Another major change in Unity has to do with the “search” feature in the dashboard. How does one find a program that’s not pinned to the launcher? You type in a search. Under 11.04, it was about as straightforward as that. In 11.10, there are “lenses” which filter through results, thus making them easier to find. Furthermore, just clicking search from the “dash home” sorts programs so that the ones most frequently used are displayed and there’s an option to look at the icons for everything else. That that search works on everything, by the way — programs, documents, music and anything else you can imagine. The unified search may be a bit daunting at first for those of use who are used to simply picking programs from a list and then clicking on them, but it becomes second nature in a hurry.

Canonical is to be applauded for its work on Unity. In just six months, Unity went from being an annoying gimmick to a very useful tool.

Of course, since we’re talking about a Linux distribution, users are free to simply replace Unity with something else if they hate they new launcher. However, some who’ve hated Unity in the past may well find that it’s worth learning and using. Give it a try — you just might like it. Canonical is betting people will, as evidenced by the fact the ability to fall back to Gnome 2 is missing in 11.10. Will that omission be a mistake? Only time will tell there — it’s not hard to imagine that those who hate Unity enough will look at other distributions as Ubuntu isn’t the only game in town.

Of course, there are more changes in store than just Unity. One of them isn’t obvious — improved Adobe Flash support. Under 11.04, Mozilla Firefox handled Flash poorly — it was slow, cumbersome and might just crash the browser. That problem isn’t as prevalent in Firefox under 11.10 and I can’t honestly say whether the new version of Ubuntu, some changes made by Firefox or better support for my netbook’s modest hardwrae are responsible for the better Flash performance. Regardless, Flash works better with Firefox now, but still not as well as under Google Chrome. That’s ironic in that Firefox is the default Internet browser sent along in Ubuntu distributions.

Another change is that backups can be configured and done automatically through Deja Dup, which is installed by default. It would be great if one could set up those backups to be done through Ubuntu One, but that’s not the case unless you want to buy more storage space. No complaints there — five gigabytes of free storage through Canonical’s cloud solution is generous, so it’s hard to begrudge the company’s attempts to make a few bucks for people who want more storage so they can backup their systems or whatever else. Of course, Deja Dup allows for local backups, so plug in that external hard drive and go nuts. Deja Dup is easy to use and pairing it with Ubuntu One for backups makes a lot of sense — I’d not be surprised of plenty of Ubuntu users decided to shell out a few bucks and do their backups that way.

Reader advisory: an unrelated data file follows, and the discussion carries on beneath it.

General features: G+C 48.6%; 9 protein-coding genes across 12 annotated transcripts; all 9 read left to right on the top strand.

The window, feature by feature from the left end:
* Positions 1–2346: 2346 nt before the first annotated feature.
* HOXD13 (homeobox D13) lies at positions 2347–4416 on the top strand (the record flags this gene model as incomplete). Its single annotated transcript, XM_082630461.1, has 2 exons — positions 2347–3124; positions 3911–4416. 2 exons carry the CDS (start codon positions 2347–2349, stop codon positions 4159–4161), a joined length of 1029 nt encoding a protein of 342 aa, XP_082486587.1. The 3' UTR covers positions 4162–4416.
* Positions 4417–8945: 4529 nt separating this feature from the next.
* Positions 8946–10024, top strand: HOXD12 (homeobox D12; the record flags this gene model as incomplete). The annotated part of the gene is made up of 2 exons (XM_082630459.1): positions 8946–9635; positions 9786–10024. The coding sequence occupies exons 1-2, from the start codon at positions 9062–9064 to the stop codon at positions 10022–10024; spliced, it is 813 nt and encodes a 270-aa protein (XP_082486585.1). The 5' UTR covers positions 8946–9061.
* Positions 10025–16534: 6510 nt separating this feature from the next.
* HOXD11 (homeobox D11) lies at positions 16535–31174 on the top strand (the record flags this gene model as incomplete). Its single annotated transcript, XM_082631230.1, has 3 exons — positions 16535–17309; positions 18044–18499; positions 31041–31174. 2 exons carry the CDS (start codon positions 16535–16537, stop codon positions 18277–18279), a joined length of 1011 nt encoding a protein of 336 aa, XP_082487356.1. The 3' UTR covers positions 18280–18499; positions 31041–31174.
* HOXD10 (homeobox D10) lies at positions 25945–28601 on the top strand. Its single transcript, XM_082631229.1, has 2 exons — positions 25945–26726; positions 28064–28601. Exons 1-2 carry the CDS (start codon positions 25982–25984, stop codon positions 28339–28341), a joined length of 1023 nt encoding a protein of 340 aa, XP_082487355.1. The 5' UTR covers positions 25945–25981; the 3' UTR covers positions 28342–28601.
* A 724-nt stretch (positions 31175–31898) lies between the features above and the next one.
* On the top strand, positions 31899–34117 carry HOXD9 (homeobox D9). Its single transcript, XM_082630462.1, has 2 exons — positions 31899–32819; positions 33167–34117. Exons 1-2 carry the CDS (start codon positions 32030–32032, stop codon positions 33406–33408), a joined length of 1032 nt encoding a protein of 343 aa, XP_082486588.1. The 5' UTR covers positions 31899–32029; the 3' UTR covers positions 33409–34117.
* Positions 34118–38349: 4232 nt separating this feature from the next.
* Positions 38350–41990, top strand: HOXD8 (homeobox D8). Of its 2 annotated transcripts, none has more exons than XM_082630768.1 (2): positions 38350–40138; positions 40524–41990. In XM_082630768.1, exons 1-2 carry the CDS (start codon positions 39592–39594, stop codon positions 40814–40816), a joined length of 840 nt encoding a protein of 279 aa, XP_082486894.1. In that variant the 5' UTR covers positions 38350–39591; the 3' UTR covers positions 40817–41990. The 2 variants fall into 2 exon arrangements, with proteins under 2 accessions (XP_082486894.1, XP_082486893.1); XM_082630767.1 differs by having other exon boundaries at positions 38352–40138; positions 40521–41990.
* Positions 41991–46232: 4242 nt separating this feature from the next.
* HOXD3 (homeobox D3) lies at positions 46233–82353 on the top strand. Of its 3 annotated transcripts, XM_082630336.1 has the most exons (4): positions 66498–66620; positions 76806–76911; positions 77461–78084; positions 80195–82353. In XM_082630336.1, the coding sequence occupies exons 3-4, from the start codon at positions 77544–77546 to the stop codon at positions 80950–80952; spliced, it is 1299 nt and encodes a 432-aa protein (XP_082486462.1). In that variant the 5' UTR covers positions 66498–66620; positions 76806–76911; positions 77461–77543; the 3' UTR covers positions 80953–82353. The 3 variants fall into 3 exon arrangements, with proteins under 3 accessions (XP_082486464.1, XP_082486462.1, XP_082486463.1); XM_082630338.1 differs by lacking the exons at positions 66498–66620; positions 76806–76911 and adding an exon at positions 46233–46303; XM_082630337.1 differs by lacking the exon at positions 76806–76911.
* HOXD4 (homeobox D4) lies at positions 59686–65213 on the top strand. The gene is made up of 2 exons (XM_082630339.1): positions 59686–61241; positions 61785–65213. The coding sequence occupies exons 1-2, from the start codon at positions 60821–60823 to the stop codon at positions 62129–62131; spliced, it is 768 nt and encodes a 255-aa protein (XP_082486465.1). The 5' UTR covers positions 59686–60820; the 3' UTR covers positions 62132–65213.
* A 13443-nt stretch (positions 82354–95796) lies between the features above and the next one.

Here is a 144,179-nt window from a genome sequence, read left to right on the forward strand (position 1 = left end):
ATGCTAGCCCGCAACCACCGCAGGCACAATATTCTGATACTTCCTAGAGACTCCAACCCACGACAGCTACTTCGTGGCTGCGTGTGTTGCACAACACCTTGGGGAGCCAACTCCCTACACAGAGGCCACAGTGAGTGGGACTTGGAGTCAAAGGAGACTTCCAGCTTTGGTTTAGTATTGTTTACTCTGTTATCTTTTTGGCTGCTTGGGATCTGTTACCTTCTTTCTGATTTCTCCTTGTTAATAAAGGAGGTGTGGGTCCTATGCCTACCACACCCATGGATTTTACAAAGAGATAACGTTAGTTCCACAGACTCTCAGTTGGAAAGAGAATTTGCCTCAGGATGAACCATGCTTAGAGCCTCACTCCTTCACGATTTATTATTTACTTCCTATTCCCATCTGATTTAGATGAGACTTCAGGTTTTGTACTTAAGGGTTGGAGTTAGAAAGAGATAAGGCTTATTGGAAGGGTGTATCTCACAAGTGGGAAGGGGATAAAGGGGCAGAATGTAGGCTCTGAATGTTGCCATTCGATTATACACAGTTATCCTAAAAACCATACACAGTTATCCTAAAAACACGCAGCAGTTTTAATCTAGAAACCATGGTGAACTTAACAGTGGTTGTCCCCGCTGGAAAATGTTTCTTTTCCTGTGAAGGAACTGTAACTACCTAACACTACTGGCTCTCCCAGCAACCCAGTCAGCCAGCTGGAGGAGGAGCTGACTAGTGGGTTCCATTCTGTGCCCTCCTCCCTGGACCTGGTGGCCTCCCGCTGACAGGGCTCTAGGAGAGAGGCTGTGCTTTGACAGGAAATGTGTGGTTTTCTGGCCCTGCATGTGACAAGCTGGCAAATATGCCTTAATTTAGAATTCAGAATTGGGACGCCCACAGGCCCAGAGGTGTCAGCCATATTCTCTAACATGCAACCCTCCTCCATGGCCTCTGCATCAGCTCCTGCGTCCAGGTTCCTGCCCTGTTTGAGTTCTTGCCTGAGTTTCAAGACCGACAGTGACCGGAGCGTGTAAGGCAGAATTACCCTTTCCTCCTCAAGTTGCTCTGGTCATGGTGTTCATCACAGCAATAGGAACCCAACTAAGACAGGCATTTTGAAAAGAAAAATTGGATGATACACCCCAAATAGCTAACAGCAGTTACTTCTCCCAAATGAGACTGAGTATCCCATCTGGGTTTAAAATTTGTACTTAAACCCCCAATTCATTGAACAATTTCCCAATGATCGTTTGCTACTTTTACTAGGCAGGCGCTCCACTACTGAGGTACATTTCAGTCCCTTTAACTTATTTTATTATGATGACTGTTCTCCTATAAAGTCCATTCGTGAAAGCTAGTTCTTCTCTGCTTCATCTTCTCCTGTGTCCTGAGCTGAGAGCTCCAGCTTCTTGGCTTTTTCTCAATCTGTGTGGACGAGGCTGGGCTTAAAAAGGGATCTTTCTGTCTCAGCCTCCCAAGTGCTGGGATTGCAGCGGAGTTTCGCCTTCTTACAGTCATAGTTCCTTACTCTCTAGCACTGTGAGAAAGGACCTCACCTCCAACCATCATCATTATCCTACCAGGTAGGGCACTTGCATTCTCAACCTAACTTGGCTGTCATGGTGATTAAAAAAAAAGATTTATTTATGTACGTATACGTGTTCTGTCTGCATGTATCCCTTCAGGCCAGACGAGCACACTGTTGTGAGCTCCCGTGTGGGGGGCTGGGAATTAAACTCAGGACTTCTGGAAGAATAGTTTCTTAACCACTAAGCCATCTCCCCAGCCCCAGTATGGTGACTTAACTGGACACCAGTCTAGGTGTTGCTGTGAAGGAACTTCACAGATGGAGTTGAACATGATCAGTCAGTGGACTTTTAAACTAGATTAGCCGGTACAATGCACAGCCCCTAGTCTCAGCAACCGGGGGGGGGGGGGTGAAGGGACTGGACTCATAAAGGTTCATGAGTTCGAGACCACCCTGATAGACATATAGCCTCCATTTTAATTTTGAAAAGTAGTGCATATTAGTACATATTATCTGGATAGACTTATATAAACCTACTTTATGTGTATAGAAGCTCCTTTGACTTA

Another change worth mentioning is that the Evolution mail client has been replaced with Mozilla Thunderbird.

While some might not get overly excited about incremental updates from Ubuntu, 11.10 is quite solid and well worth downloading and installing. That process, by the way, took a couple of hours — a 900 megabyte download (or thereabouts) and then the usual amount of time needed to install everything, update packages and clean up the new distribution. The upgrade went off without a hitch and — if nothing else — is worth installing for the improved Unity launcher.

If you want to make the jump and either upgrade Ubuntu or switch to it, just click here.

About: Ethan C. Nobles:
Benton resident. Rogue journalist. Recovering attorney. Email =